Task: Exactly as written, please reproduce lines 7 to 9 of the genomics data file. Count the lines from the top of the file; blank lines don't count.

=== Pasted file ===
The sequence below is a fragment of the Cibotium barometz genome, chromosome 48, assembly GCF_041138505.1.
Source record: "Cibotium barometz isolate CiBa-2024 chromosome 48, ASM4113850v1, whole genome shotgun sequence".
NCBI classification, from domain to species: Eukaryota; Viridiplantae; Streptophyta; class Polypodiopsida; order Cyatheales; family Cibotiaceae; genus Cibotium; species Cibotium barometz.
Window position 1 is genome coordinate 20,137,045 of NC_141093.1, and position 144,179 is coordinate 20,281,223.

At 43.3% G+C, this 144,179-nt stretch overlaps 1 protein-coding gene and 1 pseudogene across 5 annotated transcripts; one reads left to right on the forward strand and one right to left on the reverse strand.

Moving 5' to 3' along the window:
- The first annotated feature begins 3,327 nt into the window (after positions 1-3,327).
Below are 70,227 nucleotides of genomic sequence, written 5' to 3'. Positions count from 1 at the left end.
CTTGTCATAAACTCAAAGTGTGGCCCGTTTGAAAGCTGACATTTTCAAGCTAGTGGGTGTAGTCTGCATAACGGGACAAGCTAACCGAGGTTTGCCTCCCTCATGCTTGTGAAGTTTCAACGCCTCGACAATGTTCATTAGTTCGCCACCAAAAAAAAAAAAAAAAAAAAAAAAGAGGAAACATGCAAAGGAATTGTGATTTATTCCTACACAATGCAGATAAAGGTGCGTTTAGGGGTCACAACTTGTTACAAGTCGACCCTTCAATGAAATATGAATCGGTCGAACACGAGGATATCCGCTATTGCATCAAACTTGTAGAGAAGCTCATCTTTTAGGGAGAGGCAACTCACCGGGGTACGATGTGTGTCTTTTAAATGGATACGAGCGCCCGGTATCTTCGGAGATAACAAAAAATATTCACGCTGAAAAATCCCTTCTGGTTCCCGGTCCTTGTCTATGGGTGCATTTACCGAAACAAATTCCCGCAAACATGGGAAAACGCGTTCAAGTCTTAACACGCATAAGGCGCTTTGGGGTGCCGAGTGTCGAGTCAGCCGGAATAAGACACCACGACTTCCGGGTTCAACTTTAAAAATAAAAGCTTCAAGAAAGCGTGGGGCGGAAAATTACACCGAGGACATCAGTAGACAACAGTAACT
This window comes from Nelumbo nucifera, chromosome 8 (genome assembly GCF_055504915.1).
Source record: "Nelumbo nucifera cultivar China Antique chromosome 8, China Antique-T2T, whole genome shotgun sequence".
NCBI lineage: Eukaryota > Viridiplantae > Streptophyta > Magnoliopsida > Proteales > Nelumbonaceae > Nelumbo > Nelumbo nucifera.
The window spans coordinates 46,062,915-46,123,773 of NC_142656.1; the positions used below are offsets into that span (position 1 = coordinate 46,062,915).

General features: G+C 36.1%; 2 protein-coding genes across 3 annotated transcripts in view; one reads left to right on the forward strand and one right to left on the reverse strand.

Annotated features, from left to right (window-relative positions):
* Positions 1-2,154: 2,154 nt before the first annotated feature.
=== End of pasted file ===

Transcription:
- The first annotated feature begins 3,327 nt into the window (after positions 1-3,327).
Below are 70,227 nucleotides of genomic sequence, written 5' to 3'. Positions count from 1 at the left end.
CTTGTCATAAACTCAAAGTGTGGCCCGTTTGAAAGCTGACATTTTCAAGCTAGTGGGTGTAGTCTGCATAACGGGACAAGCTAACCGAGGTTTGCCTCCCTCATGCTTGTGAAGTTTCAACGCCTCGACAATGTTCATTAGTTCGCCACCAAAAAAAAAAAAAAAAAAAAAAAAGAGGAAACATGCAAAGGAATTGTGATTTATTCCTACACAATGCAGATAAAGGTGCGTTTAGGGGTCACAACTTGTTACAAGTCGACCCTTCAATGAAATATGAATCGGTCGAACACGAGGATATCCGCTATTGCATCAAACTTGTAGAGAAGCTCATCTTTTAGGGAGAGGCAACTCACCGGGGTACGATGTGTGTCTTTTAAATGGATACGAGCGCCCGGTATCTTCGGAGATAACAAAAAATATTCACGCTGAAAAATCCCTTCTGGTTCCCGGTCCTTGTCTATGGGTGCATTTACCGAAACAAATTCCCGCAAACATGGGAAAACGCGTTCAAGTCTTAACACGCATAAGGCGCTTTGGGGTGCCGAGTGTCGAGTCAGCCGGAATAAGACACCACGACTTCCGGGTTCAACTTTAAAAATAAAAGCTTCAAGAAAGCGTGGGGCGGAAAATTACACCGAGGACATCAGTAGACAACAGTAACT